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Related topics: stocks, bonds, retirement, 401k, Anthony Mirhaydari

Americans, on the whole, just aren't excited about the stock market or investing right now. I can't blame them.

The tech bubble that had us all chasing hot stocks popped more than a decade ago. Since then, recessions, volatility and a go-nowhere market have all but killed the idea of buy-and-hold investing -- buying great stocks and waiting for a run-up -- because you can wait only so long.

In fact, there's been a historic shift away from stocks in the past decade. Many investors have sought the perceived haven of bonds. Many others have stopped funding their retirement portfolios altogether. The national retirement income deficit, or the amount potential retirees still need to save to cover basic expenses and uninsured health care costs, stands at a whopping $4.6 trillion, according to the Employee Benefit Research Institute.

Unfortunately, our needs haven't changed despite the brutal investing conditions. Apart from Social Security, most of us will have only the money we can save, and what we can make by investing it, to rely on in retirement. How much you'll need for a comfortable retirement is a personal call, but it's pretty common to hear you'll need a million bucks in the bank. That number seemed less daunting during the go-go years than it does after the Great Recession.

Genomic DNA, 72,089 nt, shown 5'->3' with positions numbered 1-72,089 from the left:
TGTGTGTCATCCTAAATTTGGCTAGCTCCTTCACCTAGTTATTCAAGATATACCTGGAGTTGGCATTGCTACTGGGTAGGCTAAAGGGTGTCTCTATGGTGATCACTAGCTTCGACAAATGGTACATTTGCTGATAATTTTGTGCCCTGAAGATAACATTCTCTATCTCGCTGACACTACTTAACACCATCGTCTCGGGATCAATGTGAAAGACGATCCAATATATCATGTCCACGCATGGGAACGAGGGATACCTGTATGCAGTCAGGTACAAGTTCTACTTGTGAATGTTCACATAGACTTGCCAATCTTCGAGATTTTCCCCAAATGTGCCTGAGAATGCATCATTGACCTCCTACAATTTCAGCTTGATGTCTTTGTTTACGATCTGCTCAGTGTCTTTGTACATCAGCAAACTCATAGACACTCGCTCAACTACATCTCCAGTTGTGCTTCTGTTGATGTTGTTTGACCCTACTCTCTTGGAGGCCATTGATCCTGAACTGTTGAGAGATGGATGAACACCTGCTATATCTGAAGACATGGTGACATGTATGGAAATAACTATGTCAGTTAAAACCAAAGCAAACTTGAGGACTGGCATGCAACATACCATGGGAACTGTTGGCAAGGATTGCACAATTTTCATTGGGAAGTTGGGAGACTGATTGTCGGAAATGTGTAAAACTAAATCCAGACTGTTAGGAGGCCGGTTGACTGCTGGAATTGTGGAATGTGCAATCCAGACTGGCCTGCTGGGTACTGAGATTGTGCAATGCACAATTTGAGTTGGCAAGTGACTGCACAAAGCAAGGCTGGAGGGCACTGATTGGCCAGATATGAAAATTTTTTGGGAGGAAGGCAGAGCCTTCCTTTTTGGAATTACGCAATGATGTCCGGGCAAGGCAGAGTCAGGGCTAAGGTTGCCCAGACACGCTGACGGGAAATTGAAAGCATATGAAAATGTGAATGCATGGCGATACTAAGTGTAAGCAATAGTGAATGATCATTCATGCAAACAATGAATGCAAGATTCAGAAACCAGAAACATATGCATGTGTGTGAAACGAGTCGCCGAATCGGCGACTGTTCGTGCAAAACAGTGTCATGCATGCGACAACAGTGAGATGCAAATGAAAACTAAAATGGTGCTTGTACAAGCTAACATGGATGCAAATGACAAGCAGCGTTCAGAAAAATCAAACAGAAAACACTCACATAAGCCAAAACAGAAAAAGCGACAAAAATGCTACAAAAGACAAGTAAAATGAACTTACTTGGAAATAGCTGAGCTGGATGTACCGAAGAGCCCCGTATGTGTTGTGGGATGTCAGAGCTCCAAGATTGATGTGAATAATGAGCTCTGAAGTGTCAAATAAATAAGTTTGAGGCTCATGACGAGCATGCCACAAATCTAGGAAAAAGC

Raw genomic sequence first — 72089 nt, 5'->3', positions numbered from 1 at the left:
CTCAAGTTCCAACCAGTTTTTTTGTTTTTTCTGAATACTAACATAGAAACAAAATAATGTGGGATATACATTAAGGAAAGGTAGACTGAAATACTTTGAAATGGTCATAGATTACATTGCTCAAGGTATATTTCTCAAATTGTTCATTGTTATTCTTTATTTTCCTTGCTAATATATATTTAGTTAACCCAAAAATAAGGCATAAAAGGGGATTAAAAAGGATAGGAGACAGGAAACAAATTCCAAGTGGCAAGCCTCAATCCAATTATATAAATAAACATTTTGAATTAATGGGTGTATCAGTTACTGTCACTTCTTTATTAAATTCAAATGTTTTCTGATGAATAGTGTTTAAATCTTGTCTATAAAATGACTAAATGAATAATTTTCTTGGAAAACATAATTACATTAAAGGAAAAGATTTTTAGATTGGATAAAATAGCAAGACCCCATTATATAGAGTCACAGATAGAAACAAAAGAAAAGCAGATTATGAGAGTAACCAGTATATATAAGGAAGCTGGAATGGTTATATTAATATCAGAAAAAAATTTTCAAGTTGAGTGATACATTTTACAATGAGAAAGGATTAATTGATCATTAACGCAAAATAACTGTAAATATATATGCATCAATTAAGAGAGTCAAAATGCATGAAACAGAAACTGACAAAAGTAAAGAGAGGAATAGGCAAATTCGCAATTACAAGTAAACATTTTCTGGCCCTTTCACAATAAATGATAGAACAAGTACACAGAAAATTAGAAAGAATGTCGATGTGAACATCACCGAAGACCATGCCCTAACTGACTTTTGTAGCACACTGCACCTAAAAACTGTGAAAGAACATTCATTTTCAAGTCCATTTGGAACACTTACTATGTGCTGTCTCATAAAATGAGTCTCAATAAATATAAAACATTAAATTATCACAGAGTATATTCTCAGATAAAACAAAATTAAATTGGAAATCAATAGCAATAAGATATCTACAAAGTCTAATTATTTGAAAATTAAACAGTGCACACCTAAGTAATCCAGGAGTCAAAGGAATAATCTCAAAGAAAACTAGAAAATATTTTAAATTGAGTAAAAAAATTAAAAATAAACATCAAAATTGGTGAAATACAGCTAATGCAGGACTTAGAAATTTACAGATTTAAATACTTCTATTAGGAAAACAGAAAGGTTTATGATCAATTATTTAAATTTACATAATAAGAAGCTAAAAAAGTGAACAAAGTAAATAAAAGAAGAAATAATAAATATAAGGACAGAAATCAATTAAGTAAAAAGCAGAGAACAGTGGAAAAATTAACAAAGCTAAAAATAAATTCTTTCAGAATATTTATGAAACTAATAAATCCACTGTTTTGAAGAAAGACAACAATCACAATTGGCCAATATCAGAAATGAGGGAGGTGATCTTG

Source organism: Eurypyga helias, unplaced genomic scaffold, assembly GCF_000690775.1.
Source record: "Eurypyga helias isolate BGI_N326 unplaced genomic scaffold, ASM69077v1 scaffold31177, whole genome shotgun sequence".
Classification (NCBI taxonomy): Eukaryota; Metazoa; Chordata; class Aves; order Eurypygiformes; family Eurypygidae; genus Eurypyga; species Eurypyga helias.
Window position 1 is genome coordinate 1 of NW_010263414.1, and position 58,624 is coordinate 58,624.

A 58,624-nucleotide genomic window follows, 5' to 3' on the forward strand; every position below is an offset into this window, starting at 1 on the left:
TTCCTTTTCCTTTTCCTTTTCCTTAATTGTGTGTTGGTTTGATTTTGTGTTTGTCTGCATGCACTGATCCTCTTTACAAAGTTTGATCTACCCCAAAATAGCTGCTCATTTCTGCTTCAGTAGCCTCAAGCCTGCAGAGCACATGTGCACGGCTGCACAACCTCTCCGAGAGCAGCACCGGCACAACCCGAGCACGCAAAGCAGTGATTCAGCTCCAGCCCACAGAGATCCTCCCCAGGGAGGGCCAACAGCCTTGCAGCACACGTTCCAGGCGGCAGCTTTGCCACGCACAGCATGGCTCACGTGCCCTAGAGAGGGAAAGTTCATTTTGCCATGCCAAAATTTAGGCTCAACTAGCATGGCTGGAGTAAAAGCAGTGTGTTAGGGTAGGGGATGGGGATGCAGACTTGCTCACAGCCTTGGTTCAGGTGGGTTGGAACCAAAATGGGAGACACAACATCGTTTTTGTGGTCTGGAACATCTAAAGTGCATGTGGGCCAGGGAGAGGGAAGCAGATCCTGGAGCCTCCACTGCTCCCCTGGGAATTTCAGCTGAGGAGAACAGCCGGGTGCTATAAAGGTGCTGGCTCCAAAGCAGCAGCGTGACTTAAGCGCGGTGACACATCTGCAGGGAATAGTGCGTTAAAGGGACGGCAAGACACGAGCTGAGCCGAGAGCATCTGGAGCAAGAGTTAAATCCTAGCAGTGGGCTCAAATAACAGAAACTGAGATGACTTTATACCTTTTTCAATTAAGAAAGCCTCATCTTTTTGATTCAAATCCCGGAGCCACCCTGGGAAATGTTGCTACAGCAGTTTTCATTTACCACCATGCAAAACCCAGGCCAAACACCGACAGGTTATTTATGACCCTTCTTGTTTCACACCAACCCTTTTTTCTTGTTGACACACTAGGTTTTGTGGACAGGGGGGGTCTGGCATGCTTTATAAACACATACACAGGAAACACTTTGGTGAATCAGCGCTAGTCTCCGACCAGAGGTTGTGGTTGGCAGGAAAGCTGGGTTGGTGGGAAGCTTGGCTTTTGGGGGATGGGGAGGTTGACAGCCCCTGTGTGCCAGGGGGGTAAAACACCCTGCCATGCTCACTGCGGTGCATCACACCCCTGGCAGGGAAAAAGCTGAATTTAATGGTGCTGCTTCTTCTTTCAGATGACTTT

Image: Anthony Mirhaydari

Anthony Mirhaydari

I'm here to tell you it's still possible. You can build a million-dollar 401k. You're likely going to have to reconsider your strategy, save more and take more risks. But the good news is that investors can look forward to what's shaping up to be the best market environment in a generation.

Havens that aren't

I know you're skeptical. To be sure, these are still scary times. And you're on your own.

The shift to 401k's and other self-funded retirement accounts -- requiring us all to manage our own retirement portfolios -- began in the 1980s. But it's hard to separate it from the context of the past 10 years, which saw the worst stock market performance since the Great Depression. At the same time, Wall Street professionals have given us every reason to believe that growing our stocks is not what the game is about.

It can feel like you've been blindfolded, pushed into shark-infested waters and told to swim to shore.

That's why we've seen the average investor shun risk and embrace bonds.

But with Treasurys yielding just 2.4% a year and inflation expectations nearing 2%, the 0.4% real yield they offer isn't going to get you anywhere near that $1 million goal. Investment-grade corporate bonds aren't much better, offering just 4.5% at the expense of added risk.

That leaves investors with little choice but to seek out higher returns in riskier assets. By that I mean stocks.

The bond binge

Yet vast sums of money continue to be pulled out of equities, with more than $49 billion coming out of U.S. fund groups so far this year. Destination: bonds and bond funds, which have received more than $180 billion in fresh capital so far this year.

Because of this, U.S. household exposure to bonds versus equities has moved to levels not seen since the mid-1990s.

U.S. household asset mix © MSN Money

It's been hard to fault this strategy. Since April 2000, the total return for investment-grade corporate bonds is more than 134%; compare this with a 4.8% loss for the Standard & Poor's 500 Index ($INX)including dividends. In fact, thanks to this divergence, bonds have outperformed stocks over the past 30 years on a total-return basis.